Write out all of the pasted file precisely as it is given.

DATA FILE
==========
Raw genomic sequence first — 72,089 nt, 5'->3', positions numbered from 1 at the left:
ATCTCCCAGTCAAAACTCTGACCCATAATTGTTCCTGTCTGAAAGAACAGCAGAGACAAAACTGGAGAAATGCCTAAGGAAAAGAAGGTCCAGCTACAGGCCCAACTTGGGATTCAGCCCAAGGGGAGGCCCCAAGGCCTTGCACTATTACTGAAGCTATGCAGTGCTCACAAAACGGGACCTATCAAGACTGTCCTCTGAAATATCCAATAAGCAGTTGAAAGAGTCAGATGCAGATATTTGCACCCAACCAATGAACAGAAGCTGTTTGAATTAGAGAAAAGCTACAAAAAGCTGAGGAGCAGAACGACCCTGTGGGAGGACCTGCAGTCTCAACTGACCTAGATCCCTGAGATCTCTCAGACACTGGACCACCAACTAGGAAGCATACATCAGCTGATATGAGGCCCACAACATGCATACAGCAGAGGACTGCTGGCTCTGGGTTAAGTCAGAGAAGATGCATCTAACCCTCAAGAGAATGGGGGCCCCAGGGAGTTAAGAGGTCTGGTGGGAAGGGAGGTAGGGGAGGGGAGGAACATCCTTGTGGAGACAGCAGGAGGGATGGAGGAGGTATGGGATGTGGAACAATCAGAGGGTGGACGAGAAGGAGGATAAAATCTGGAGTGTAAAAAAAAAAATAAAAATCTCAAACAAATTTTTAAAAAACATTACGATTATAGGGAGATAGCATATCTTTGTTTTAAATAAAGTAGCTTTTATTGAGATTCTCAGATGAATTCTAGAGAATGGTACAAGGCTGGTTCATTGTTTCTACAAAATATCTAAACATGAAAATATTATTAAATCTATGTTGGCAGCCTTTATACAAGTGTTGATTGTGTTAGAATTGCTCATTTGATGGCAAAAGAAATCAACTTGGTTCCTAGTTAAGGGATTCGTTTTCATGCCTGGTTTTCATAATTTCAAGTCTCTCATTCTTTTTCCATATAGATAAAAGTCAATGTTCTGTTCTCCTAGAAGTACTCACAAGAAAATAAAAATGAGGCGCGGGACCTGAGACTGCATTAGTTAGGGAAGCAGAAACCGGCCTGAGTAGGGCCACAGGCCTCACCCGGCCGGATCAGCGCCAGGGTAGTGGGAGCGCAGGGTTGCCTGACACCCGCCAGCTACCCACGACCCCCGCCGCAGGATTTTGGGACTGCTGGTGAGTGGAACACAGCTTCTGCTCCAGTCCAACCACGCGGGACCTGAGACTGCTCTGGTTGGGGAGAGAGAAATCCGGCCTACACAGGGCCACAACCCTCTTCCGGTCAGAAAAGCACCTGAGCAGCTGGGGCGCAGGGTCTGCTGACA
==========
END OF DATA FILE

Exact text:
Raw genomic sequence first — 72,089 nt, 5'->3', positions numbered from 1 at the left:
ATCTCCCAGTCAAAACTCTGACCCATAATTGTTCCTGTCTGAAAGAACAGCAGAGACAAAACTGGAGAAATGCCTAAGGAAAAGAAGGTCCAGCTACAGGCCCAACTTGGGATTCAGCCCAAGGGGAGGCCCCAAGGCCTTGCACTATTACTGAAGCTATGCAGTGCTCACAAAACGGGACCTATCAAGACTGTCCTCTGAAATATCCAATAAGCAGTTGAAAGAGTCAGATGCAGATATTTGCACCCAACCAATGAACAGAAGCTGTTTGAATTAGAGAAAAGCTACAAAAAGCTGAGGAGCAGAACGACCCTGTGGGAGGACCTGCAGTCTCAACTGACCTAGATCCCTGAGATCTCTCAGACACTGGACCACCAACTAGGAAGCATACATCAGCTGATATGAGGCCCACAACATGCATACAGCAGAGGACTGCTGGCTCTGGGTTAAGTCAGAGAAGATGCATCTAACCCTCAAGAGAATGGGGGCCCCAGGGAGTTAAGAGGTCTGGTGGGAAGGGAGGTAGGGGAGGGGAGGAACATCCTTGTGGAGACAGCAGGAGGGATGGAGGAGGTATGGGATGTGGAACAATCAGAGGGTGGACGAGAAGGAGGATAAAATCTGGAGTGTAAAAAAAAAAATAAAAATCTCAAACAAATTTTTAAAAAACATTACGATTATAGGGAGATAGCATATCTTTGTTTTAAATAAAGTAGCTTTTATTGAGATTCTCAGATGAATTCTAGAGAATGGTACAAGGCTGGTTCATTGTTTCTACAAAATATCTAAACATGAAAATATTATTAAATCTATGTTGGCAGCCTTTATACAAGTGTTGATTGTGTTAGAATTGCTCATTTGATGGCAAAAGAAATCAACTTGGTTCCTAGTTAAGGGATTCGTTTTCATGCCTGGTTTTCATAATTTCAAGTCTCTCATTCTTTTTCCATATAGATAAAAGTCAATGTTCTGTTCTCCTAGAAGTACTCACAAGAAAATAAAAATGAGGCGCGGGACCTGAGACTGCATTAGTTAGGGAAGCAGAAACCGGCCTGAGTAGGGCCACAGGCCTCACCCGGCCGGATCAGCGCCAGGGTAGTGGGAGCGCAGGGTTGCCTGACACCCGCCAGCTACCCACGACCCCCGCCGCAGGATTTTGGGACTGCTGGTGAGTGGAACACAGCTTCTGCTCCAGTCCAACCACGCGGGACCTGAGACTGCTCTGGTTGGGGAGAGAGAAATCCGGCCTACACAGGGCCACAACCCTCTTCCGGTCAGAAAAGCACCTGAGCAGCTGGGGCGCAGGGTCTGCTGACA